Seed sprouting

The Waiting Garden

            —for Joe Eck and Wayne Winterrowd

            Snowdrops have bloomed, tiny white cups face down, streaked with their faint green, but they have not been admired.
            Cherry blossoms are in bud, hard red balls, though the trees, unpruned, have not produced their usual fistfuls of promise.
            Violets have upthrust their rampant leaves, and have flowered, and they wonder when the gardener, without remorse, will dig them up, divide them, throw half of them into the compost heap.
            The freshly unfurled leaves of rose bushes are already ruddy with rust, their buds still debating with the sun whether they will be drawn out.
            In the greenhouse, the potted wisteria waits, remembering freshly dug earth, the quench of water.
            The vegetable patch is unturned, grey earth matted with leaves, drying in spring sun.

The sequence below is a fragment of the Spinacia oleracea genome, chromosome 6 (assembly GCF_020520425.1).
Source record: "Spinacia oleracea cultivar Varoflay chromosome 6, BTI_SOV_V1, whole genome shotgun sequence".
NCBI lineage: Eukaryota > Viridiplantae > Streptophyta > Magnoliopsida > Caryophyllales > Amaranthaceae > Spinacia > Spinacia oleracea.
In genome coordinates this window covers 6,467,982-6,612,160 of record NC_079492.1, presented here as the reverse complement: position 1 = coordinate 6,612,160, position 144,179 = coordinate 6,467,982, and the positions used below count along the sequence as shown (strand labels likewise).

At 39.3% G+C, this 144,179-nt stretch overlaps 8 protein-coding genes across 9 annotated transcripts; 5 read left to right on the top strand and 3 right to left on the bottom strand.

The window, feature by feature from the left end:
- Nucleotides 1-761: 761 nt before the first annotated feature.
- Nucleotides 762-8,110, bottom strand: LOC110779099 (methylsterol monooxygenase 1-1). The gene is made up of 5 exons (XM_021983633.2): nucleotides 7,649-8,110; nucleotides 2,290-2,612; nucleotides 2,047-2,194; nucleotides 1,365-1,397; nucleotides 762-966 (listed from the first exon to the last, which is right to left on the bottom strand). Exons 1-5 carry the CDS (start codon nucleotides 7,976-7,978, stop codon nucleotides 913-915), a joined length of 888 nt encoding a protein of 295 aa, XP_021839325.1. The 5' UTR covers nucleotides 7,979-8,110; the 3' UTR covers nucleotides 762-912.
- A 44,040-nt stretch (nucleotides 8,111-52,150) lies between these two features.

The garden hesitates, unsure.  Where are the hands that know which touch, which stroke, which prune, which division, which discarding might make for beauty?  What eyes will lovingly admire, note distress, change the view for unity and form?  What nose to smell?  What tongue to witness the tang of arugula, the thickness of cilantro?
            The garden turns to the house and waits, and still the closed door does not open, no creak, no slam of screen.  No boots tread the earth.  No shearing, hoeing, plucking, picking, no fertilizing, composting or watering.  Even in rain the garden is parched.  In sunlight, dark.  The garden waits.

"The Waiting Garden" first appeared in Scissors and Spackle




Artichoke symbol


Winter onion

Rose etched in tombstone

Dead potted plant


Willow tree


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